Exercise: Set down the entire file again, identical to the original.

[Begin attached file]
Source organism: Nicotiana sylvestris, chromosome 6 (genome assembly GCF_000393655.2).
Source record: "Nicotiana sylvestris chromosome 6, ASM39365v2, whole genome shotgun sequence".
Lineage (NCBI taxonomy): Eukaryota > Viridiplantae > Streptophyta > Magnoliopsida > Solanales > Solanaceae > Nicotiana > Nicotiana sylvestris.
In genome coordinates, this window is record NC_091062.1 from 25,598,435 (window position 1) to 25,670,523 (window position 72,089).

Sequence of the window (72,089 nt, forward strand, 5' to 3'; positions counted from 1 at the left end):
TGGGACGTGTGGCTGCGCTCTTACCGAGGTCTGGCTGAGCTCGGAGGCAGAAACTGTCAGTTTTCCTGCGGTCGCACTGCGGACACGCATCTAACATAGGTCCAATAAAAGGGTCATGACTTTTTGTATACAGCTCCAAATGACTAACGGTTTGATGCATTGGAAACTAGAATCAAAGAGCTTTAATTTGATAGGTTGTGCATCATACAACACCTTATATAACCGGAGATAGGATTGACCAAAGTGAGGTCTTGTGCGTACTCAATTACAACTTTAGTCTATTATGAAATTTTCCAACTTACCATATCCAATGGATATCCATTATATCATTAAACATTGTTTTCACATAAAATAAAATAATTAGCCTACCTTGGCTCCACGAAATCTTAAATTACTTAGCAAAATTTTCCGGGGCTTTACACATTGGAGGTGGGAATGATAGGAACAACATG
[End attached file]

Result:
Source organism: Nicotiana sylvestris, chromosome 6 (genome assembly GCF_000393655.2).
Source record: "Nicotiana sylvestris chromosome 6, ASM39365v2, whole genome shotgun sequence".
Lineage (NCBI taxonomy): Eukaryota > Viridiplantae > Streptophyta > Magnoliopsida > Solanales > Solanaceae > Nicotiana > Nicotiana sylvestris.
In genome coordinates, this window is record NC_091062.1 from 25,598,435 (window position 1) to 25,670,523 (window position 72,089).

Sequence of the window (72,089 nt, forward strand, 5' to 3'; positions counted from 1 at the left end):
TGGGACGTGTGGCTGCGCTCTTACCGAGGTCTGGCTGAGCTCGGAGGCAGAAACTGTCAGTTTTCCTGCGGTCGCACTGCGGACACGCATCTAACATAGGTCCAATAAAAGGGTCATGACTTTTTGTATACAGCTCCAAATGACTAACGGTTTGATGCATTGGAAACTAGAATCAAAGAGCTTTAATTTGATAGGTTGTGCATCATACAACACCTTATATAACCGGAGATAGGATTGACCAAAGTGAGGTCTTGTGCGTACTCAATTACAACTTTAGTCTATTATGAAATTTTCCAACTTACCATATCCAATGGATATCCATTATATCATTAAACATTGTTTTCACATAAAATAAAATAATTAGCCTACCTTGGCTCCACGAAATCTTAAATTACTTAGCAAAATTTTCCGGGGCTTTACACATTGGAGGTGGGAATGATAGGAACAACATG